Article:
UKIP is going into the 2017 elections with its very future on the line.

Having accomplished its primary objective in getting the UK out of the European Union, UKIP is searching for a purpose. If that was not bad enough, the party is beset by internet feuding, being deliberately undermined by former donor Arron Banks and ex-party leader Nigel Farage and struggling financially.

There are, in total, 1,277 candidates from populist and far right parties standing in the county council, local, and mayoral elections taking place on 4th May. This is a drop of 658 candidates from 1935 overall standing in the same regions’ last election cycles.

This reflects a significant decline in the willingness and ability of the far right to engage in democratic politics. Perhaps most striking is the continuing decline of the British National Party which has managed to stand a mere 10 candidates in the county council elections, down from a record 744 in 2007.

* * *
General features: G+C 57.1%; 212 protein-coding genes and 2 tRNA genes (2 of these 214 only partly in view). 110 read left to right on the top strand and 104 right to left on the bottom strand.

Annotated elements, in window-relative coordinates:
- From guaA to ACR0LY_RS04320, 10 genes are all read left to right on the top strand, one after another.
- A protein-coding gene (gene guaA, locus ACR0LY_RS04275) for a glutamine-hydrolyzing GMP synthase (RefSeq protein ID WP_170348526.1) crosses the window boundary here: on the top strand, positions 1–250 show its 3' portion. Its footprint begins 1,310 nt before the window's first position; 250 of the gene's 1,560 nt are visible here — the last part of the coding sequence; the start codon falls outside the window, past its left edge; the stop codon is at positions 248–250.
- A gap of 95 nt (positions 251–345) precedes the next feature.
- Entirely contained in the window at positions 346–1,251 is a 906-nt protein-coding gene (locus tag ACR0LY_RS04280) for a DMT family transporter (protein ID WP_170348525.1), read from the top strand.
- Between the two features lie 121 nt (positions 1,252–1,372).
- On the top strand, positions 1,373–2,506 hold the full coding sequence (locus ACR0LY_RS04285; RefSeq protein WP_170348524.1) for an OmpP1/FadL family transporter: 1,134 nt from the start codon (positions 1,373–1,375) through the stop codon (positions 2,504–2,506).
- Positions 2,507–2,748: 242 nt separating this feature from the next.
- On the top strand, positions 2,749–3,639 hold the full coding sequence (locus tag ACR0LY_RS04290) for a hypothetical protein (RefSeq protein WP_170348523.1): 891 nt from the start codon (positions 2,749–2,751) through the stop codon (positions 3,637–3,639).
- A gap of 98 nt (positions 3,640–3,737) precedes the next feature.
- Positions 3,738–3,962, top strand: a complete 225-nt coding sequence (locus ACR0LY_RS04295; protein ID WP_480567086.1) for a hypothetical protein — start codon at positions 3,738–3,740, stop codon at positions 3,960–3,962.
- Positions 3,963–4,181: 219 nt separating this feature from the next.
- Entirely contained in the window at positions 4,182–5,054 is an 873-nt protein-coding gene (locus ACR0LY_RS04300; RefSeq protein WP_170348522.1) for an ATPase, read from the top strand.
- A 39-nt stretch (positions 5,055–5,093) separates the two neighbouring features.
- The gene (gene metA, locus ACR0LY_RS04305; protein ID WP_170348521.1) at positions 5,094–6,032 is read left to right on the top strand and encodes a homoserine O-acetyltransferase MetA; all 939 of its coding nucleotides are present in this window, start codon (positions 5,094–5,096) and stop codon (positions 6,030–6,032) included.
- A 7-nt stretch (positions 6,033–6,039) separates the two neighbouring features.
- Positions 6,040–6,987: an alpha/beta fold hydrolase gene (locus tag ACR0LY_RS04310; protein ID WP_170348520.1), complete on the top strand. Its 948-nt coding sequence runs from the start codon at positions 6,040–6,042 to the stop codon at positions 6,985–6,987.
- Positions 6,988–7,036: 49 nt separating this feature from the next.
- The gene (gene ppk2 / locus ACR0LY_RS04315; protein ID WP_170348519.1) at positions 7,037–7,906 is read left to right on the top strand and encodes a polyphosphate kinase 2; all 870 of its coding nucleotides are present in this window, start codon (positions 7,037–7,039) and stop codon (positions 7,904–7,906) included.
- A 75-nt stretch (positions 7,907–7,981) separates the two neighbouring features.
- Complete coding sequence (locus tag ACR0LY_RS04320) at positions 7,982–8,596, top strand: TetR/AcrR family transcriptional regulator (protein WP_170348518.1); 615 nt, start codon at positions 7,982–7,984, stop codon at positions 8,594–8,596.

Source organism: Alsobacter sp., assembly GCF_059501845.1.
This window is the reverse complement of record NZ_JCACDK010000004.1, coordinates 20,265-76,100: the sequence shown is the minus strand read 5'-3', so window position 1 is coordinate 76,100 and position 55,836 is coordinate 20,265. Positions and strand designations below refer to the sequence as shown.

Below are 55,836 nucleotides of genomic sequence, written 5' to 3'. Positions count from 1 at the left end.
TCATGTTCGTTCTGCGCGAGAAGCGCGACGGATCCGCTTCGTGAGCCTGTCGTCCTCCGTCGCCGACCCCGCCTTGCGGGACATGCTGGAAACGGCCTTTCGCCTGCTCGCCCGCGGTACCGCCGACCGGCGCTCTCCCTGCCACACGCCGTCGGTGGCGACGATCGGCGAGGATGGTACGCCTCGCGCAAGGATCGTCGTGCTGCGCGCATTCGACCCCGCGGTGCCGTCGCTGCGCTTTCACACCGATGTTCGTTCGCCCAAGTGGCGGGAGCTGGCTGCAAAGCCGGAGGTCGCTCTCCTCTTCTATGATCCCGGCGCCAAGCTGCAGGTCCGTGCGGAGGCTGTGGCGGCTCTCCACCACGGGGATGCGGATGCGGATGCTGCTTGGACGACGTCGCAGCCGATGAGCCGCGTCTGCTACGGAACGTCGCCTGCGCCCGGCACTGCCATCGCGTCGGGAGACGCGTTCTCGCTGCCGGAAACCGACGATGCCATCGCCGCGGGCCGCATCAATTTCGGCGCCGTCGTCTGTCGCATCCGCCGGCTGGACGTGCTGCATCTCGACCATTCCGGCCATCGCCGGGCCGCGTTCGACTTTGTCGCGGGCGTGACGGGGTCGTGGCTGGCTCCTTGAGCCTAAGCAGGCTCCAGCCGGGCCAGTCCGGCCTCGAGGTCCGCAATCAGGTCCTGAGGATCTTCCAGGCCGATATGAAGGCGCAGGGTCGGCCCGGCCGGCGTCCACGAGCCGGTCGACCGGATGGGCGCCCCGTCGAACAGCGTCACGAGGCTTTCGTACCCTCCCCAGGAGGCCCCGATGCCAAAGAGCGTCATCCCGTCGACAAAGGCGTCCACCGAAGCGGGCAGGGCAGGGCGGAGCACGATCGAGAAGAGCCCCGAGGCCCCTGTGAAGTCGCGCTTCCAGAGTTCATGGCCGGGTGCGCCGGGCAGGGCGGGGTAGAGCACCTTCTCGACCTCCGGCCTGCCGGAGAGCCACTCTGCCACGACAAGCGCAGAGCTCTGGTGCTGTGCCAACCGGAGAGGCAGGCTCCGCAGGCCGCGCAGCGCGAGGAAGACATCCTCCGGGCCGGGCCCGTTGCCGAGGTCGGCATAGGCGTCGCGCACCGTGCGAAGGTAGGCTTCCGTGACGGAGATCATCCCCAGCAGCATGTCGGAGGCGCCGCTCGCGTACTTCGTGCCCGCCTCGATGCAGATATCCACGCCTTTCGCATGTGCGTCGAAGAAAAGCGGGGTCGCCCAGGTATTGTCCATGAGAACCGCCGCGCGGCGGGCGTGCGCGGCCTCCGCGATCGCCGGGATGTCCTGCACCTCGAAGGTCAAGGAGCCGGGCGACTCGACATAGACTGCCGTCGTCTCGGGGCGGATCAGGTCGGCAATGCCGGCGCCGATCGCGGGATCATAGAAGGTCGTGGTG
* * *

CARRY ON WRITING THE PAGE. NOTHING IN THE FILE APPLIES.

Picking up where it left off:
In addition, the significant decline in UKIP’s number of candidates is emblematic of its current crisis, having haemorrhaged leading figures, donors and members since its success in the EU Referendum.

This is the first electoral cycle where UKIP councillors are up for re-election in large numbers, with 120 seats at stake. However, their prospects are not with, with some estimates suggesting that the party could lose 80-90 seats.

Indeed, such is the feeling of gloom that there are many wards in which sitting UKIP councillors have decided not to put themselves forward for re-election.

If UKIP achieves dire results in May, as is expected, it could be another nail in the coffin for the struggling party.

HOPE not hate will be working hard to make that happen.